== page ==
Photo/IllutrationPrincess Mako leaves her office at the University Museum of the University of Tokyo in the capital's Chiyoda Ward on May 17. (Kazuhiro Nagashima)

With wedding bells in the offing for a granddaughter of Emperor Akihito and Empress Michiko, the imperial family is set to lose another key member who can perform official duties.

Princess Mako will lose her royal status and be regarded as a commoner once she weds Kei Komuro, a former university classmate.

National rejoicing over the union was tempered by the realization that one less member of the imperial family will be on hand to carry out official duties.

A former senior official with the Imperial Household Agency, noting that the emperor and empress hold Mako, 25, in high regard, said it was a shame that such a “competent" member of the imperial family will shortly be unavailable to play a public role.

Mako is one of three children of Prince Fumihito, the second son of the emperor and empress, and Princess Kiko.

She is patron of two organizations and has attended important functions associated with the imperial family, such as garden parties for dignitaries and other prominent people that are hosted by Akihito and Michiko as well as banquets for state guests.

Mako has traveled alone overseas twice as part of her official duties.

The princess was expected to assume some official duties now performed by Fumihito, who will be the first in line to the Chrysanthemum Throne when his brother Crown Prince Naruhito succeeds Akihito as emperor, possibly between late next year and early 2019.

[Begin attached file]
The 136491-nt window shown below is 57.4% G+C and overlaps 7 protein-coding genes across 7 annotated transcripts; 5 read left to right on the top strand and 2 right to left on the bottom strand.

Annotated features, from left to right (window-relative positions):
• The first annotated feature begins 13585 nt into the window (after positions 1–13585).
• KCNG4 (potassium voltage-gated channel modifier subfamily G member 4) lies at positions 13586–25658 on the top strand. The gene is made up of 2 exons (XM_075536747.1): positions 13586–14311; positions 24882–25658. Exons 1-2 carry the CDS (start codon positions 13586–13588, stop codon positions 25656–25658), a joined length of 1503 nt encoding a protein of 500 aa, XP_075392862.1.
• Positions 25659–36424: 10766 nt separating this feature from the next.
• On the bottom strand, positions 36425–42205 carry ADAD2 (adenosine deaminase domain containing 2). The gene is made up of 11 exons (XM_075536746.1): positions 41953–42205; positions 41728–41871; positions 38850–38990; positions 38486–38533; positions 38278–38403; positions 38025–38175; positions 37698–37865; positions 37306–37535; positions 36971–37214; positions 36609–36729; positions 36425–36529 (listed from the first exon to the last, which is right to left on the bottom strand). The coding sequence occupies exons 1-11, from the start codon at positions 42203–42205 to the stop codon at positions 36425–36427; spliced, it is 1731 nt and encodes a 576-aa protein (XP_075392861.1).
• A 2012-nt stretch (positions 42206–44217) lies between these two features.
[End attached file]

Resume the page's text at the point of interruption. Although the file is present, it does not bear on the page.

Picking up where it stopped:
Her imminent departure from the imperial family has dealt a blow to those involved in the organizations of which Fumihito is a patron, as there were hopes that she would take over her father’s role.

At the Japan Kogei Association, a public-interest entity that promotes Japan's cultural heritage and traditional crafts, she is the third member of the imperial family to serve as its patron.

The organization annually awards patron prizes to artisans of note, and Mako has been involved in the selection process and attended award-giving ceremonies.

“The princess has contributed to promoting the public’s interest in traditional craftwork,” said an official close to the association. “She has been a true inspiration for many craftsmen.”

Hiroshi Suzuki, an official with the Japan Tennis Association, a public-interest entity where she serves as honorary patron, expressed his hope that Mako can somehow continue to play a role in the association.

“The association and the world of Japanese tennis as a whole have been encouraged by her presence, particularly as she is so young," Suzuki said. “My personal wish is that she can continue with some of her activities even after her marriage.”

(This article was written by Akiko Tada and Ayako Nakada.)